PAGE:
“Carnival Medea- A Bacchanal” finds its way home

Medea and Carnival.

Although the Greek tragedy was originally penned by Euripides and first performed in 431 BC when Trinidad wasn’t even a thought, Medea might equally belong to us. The Trinidadian adaptation of the Greek classic as seen on Saturday on 21st March 2015; which featured traditional mas characters such as Baby Doll, Midnight Robber, Pierrot Grenade, batonniers and sailors as well as the African gods- Ogun, Oshun and Shango of the Orisha faith, began with Dr. Shirlene Holmes at Georgia State University in Atlanta who, in 2003, approached our very own Rhoma Spencer to do the dramaturgy for an African adaptation of the Greek tale. Dr. Holmes seemed to have the Caribbean in mind for this reinvention and so in the course of twelve years it has evolved, naming Trinidad as its place of belonging, and Rhoma as co-playwright. Another Trinidadian; Natalie Joseph-Settle of Malick Folk Performers, came on board to do the choreography and “Carnival Medea” was born. It had its first public performance at the International Collegiate Fringe Festival  in July by the GSU in Atlanta, and the cast has since been invited to perform at the ICFF in Edinburgh, Scotland which takes place in August of this year. Still, Spencer’s heart is set on revisiting it with an authentic Trinidadian cast to be performed in April 2016 and so, in collaboration with Lordstreet Theatre Company, wet our appetite with a workshop performance of “Carnival Madea” with an all Trini cast at the Big Black Box.

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The Players of GSU & University Theatre presents Carnival Medea

 Medea was “A Bacchanal” from the outset, the setting of Trinidad just helped to put it in a relatable contemporary context. In the original play, Medea was a sorceress who aided Jason in the task of retrieving the Golden Fleece. When she commits a murder, they are both exiled and seek refuge in Corinth. After bearing him two sons, he betrays her for the sake of upward mobility and becomes engaged to the princess of Corinth, Glauce. Glauce’s father, Creon exiles Medea so that she wouldn’t interfere in their wedding plans. Medea pleads for one more day, which he reluctantly allows. She plots and eventually executes the deaths of Creon and Glauce. At the end, to spite Jason, she kills her own children and then escapes to Athens to start a new life with the help of Aegeus, king of Athens. I did say it was a bacchanal from the start.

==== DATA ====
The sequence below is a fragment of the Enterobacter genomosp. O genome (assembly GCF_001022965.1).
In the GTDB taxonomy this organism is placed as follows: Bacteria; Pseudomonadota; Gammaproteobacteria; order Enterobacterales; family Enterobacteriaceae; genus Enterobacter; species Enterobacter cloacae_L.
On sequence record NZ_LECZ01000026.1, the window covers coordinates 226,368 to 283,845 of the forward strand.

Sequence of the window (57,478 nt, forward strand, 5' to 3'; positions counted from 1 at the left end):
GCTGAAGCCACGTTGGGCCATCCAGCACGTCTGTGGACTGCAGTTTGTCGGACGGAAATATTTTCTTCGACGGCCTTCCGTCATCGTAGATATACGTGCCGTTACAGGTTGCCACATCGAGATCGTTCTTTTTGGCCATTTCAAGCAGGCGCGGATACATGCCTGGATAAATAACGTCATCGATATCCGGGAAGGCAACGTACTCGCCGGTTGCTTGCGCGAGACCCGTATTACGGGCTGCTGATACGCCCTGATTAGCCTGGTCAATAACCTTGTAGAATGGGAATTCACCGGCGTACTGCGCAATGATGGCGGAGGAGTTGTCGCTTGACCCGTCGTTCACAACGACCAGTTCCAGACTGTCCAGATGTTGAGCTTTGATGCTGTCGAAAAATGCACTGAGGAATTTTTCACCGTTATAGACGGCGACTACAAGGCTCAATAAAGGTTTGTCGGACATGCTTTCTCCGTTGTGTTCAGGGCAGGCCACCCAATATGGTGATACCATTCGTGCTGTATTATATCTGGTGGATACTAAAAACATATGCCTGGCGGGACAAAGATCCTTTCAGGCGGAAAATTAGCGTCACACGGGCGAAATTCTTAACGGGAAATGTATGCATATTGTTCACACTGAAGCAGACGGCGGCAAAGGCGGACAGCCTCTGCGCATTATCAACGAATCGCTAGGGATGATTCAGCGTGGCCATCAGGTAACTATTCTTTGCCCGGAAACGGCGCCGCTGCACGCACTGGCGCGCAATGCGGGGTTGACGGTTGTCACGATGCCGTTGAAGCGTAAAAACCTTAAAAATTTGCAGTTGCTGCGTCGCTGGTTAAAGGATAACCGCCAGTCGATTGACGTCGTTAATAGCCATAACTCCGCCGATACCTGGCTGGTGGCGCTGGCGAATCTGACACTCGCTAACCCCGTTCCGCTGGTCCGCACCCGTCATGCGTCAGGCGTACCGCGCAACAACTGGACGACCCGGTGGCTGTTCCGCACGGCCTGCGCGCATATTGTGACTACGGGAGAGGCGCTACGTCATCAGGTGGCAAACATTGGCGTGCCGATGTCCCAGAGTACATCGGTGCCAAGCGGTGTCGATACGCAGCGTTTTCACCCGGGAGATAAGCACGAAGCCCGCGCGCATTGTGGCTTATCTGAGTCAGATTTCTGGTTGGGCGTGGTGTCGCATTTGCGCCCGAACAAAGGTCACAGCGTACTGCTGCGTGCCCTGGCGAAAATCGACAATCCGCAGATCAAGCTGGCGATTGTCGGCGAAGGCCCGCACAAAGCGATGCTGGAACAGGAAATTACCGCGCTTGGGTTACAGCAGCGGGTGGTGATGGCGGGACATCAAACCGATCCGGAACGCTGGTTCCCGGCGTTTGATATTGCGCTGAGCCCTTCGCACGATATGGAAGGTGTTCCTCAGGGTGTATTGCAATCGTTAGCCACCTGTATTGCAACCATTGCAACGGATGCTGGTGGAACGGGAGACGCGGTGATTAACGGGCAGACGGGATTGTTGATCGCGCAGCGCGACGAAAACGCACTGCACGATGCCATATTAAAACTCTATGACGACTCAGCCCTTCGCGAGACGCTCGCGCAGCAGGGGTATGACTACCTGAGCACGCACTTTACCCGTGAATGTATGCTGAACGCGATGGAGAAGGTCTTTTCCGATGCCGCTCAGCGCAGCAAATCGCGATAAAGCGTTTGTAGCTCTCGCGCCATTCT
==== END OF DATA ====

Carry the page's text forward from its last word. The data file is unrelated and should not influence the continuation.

As it is workshop, I will not rate the performance. What I will offer though is my humble opinion in hopes of positively contributing to what is already a work in progress. “Carnival Medea- A Bacchanal”, sported a blended cast of both young fresh faces and familiar old ones. It began with the beating of one of the traditional African drums, ensuing a street scene that encompassed the entire cast. All the actors were uniformly dressed in black except for the additions of specific costume pieces and props to denote character. To put it in perspective, Medea (Elisha Bartels) is now Grenadian, Jason (Mark Nottingham)- a stickfighter, Creon (Curtis Gross)- the Midnight Robber “Governor- General”, the teacher (Myron Bruce)- a Pierrot Grenade, Aegeus (also Curtis Gross)- a sailor and the Chorus (Theresa Awai, Serran Clarke Annemarie Clarke and Marie Chan Durity)- all macomeres, with the African gods (Christopher Sheppard, Carlos and Delores Alexander) looming in the background probably to give the sense that they are ever present, governing Medea. The revised version paints a Trini portrait but still holds international appeal. I must say, Spencer’s ability to place this in the Caribbean cohesively should be admired.

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The Macomeres. (c) Maria Nunes Photography